10 Traditional Mexican Recipes

Mexico has many different regions, each with its own unique dishes and flavor combinations. The vast amount of ingredients, their freshness, and the centuries-old traditions that make Mexican cuisine what it is today are often lost when "Mexican" food caters to local tastes around the world, losing its true beauty.

In 2010, UNESCO gave Mexican cuisine the status of Intangible Cultural Heritage. This acknowledgment is just a small indication that what happens in Mexico's kitchen is simply worth trying, at its purest.

Our collection explores traditional Mexican recipes that you can recreate at home to enjoy Mexican cuisine unaltered, from pibil chicken to menudo, flan or tres leches.

  • 01 of 10

    Birria

    Mexican Birria Recipe

    The Spruce 

    Birria is a traditional Mexican dish from Jalisco. Perhaps because it is considered a hangover cure, it's often served for brunch the day after a wedding or another big event. It's sold at cafes and street stands in Mexico, where it is often made with goat meat or mutton. A mix of meats is also common, so add pork or beef to your birria.

    The recipe features a cut of meat with the bone in marinated overnight and then cooked for 4 hours to make a soft, flavorful and fragrant shredded meat. Serve with corn tortillas, chopped cilantro, pickled onions, and lime wedges.

  • 02 of 10

    Menudo - Spicy Tripe Soup

    Menudo Mexican Tripe Soup
    DebbiSmirnoff / Getty Images

    Menudo is widely offered as a weekend brunch food at rustic mom-and-pop restaurants in Mexico. This rich soup is thought to help with hangovers, so it's usually served on New Year's Day. Traditionally, this dish's many steps are split amongst members of the family, so its labor-intensive nature goes to show how special it is.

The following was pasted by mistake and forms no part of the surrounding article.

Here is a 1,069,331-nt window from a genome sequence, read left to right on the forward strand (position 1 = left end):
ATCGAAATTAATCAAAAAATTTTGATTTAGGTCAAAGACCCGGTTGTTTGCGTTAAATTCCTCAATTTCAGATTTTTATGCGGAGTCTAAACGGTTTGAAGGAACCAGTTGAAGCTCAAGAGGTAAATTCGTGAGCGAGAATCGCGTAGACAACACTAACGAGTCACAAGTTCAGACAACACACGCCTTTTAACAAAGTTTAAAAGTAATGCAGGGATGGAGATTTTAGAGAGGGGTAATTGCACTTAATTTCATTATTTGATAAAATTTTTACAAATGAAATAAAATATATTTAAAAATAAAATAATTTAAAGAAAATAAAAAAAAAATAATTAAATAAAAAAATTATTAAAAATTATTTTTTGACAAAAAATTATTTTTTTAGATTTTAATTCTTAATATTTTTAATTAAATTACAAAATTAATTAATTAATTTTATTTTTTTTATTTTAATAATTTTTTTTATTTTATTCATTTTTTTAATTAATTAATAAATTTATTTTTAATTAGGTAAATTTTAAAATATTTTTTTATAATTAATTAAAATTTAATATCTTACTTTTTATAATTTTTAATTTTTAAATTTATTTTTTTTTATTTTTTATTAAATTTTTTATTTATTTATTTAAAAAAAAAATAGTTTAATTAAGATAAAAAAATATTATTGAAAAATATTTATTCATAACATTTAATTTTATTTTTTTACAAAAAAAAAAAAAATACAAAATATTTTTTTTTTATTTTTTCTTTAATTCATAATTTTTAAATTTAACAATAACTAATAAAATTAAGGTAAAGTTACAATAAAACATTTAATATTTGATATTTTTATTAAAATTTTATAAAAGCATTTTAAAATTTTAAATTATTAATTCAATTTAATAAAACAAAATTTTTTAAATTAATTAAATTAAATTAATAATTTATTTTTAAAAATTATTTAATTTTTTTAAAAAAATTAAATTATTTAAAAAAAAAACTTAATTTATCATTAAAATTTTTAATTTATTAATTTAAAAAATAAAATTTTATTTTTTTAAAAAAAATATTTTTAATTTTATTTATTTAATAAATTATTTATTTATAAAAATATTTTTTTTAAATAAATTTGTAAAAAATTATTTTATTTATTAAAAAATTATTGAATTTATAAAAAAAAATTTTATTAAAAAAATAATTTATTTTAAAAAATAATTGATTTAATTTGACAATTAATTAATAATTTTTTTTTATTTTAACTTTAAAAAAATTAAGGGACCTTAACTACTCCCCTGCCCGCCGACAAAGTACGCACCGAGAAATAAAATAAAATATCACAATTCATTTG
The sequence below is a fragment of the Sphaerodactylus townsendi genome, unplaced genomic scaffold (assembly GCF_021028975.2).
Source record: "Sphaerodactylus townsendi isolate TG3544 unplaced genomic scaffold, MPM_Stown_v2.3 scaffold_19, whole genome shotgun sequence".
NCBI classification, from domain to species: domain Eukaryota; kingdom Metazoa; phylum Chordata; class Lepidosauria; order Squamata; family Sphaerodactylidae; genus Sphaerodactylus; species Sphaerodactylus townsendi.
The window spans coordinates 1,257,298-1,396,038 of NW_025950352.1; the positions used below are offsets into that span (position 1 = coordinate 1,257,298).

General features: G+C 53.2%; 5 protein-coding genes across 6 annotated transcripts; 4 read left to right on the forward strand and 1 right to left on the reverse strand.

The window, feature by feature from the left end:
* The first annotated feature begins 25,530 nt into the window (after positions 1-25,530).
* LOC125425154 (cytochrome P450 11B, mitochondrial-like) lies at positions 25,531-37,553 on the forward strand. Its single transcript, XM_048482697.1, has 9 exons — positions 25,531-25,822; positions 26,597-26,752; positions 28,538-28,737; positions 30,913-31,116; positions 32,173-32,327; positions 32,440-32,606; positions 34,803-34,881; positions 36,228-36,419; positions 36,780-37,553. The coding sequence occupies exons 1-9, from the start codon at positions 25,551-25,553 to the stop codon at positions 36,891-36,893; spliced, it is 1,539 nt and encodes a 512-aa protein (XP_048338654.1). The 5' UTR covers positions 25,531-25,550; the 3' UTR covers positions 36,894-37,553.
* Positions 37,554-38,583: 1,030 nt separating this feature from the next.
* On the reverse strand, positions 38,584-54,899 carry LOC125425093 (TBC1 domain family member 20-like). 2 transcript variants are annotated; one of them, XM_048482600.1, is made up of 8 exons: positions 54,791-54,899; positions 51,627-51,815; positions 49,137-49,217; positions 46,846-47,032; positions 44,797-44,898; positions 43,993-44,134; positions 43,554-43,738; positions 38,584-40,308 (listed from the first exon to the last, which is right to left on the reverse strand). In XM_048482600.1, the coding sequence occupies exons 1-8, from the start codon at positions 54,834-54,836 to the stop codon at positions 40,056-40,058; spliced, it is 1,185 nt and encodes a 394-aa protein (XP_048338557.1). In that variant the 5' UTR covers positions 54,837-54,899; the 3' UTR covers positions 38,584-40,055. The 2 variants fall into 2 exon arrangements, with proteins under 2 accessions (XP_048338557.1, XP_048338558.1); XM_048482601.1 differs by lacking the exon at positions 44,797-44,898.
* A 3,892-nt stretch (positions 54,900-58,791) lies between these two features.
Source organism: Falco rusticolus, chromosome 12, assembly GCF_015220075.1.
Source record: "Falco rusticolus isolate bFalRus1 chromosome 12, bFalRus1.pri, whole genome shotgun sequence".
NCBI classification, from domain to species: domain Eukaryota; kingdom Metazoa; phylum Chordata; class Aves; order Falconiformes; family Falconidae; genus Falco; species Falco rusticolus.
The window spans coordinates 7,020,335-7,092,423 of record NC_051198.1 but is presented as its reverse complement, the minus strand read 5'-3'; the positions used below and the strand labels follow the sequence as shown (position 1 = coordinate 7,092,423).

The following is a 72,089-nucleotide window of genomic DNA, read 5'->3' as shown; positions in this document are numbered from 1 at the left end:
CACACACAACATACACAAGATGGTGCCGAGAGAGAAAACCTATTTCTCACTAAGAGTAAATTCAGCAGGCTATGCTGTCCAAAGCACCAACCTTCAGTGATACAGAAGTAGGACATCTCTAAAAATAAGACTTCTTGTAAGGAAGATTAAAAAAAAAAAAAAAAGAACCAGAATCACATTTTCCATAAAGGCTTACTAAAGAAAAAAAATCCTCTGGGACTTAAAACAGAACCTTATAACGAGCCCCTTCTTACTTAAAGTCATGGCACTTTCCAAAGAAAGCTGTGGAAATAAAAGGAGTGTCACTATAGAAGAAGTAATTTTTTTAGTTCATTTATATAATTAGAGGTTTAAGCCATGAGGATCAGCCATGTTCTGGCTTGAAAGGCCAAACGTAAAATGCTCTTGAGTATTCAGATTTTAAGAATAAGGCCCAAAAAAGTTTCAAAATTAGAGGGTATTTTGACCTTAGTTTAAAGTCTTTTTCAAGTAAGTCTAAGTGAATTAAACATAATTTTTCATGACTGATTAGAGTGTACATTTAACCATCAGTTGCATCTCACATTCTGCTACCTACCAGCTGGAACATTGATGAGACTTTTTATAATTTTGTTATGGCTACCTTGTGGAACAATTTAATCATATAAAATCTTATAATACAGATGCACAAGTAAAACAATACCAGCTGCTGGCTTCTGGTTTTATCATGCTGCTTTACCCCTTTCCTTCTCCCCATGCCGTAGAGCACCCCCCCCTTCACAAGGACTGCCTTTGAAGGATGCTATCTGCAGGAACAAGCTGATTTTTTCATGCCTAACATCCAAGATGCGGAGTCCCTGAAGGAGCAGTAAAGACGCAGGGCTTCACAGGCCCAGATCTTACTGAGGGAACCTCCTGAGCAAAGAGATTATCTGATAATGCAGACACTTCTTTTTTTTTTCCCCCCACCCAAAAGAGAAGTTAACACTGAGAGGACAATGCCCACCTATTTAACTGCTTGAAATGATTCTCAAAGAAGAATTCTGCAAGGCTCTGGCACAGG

Our version uses pigs' feet, honeycomb beef trip, and hominy, which cook in water, spices, and herbs. Ready after 13 hours of prep and cooking, this flavorful soup is best when made a couple of days in advance and then reheated because the broth concentrates and intensifies its flavor.

    Serve with a starch (bolillos, tostadas, or tortillas), lime, and any Mexican table sauce.

  • 03 of 10

    Picadillo

    Dish of picadillo
    Melanie Acevedo / Getty Images

    Picadillo, from the Spanish verb picar (to chop), is a mixture of finely chopped beef cooked with vegetables and sometimes fruit. It is enjoyed throughout Latin America in different forms (vegetarian, pork, chicken) and it's either served as a main dish or used to fill empanadas, tamales, tacos, tostadas, and burritos.

    In a pan, cook spices, beef, jalapeños, and veggies. A thick aromatic and fragrant mixture will be ready in 30 minutes after prepping for 15. This beef is good over rice, on a corn tortilla, or in lettuce wraps. Alternatively, you can add fried potatoes into the mixture or serve them on the side for a complete meal.

  • 04 of 10

    Chilorio - Sinaloan Pork in Chile Sauce

    Tamal fried with meat , beans and jalapeño
    alxpina / Getty Images

    Chilorio originated in the state of Sinaloa and is now enjoyed all over northern Mexico. Dried chiles are the base of the sauce and fatty lard is used to enhance the pork flavor. Cumin and oregano give the cubed pork a beautiful flavor and the chile sauce in which it cooks makes this preparation irresistible, and fairly easy to make at home.

    Hispanic stores sell canned chilorio, but by making your own you can adjust the spices to your personal taste. It makes a great filling for tacos, tortas, burritos, or tostadas, or you can serve it as the main course with rice and beans.

    Continue to 5 of 10 below.
  • 05 of 10

    Pozole de Pollo

    Chicken Pozole recipe

    The Spruce Eats / Diana Chistruga

    Pozole is a soup traditionally made with slow-cooked pork, but this chicken version is equally delicious and has earned a lot of devotees. Pozole is a tasty broth that has one meat, corn, and is served with crunchy garnishes, and its festive nature makes it part of special celebrations.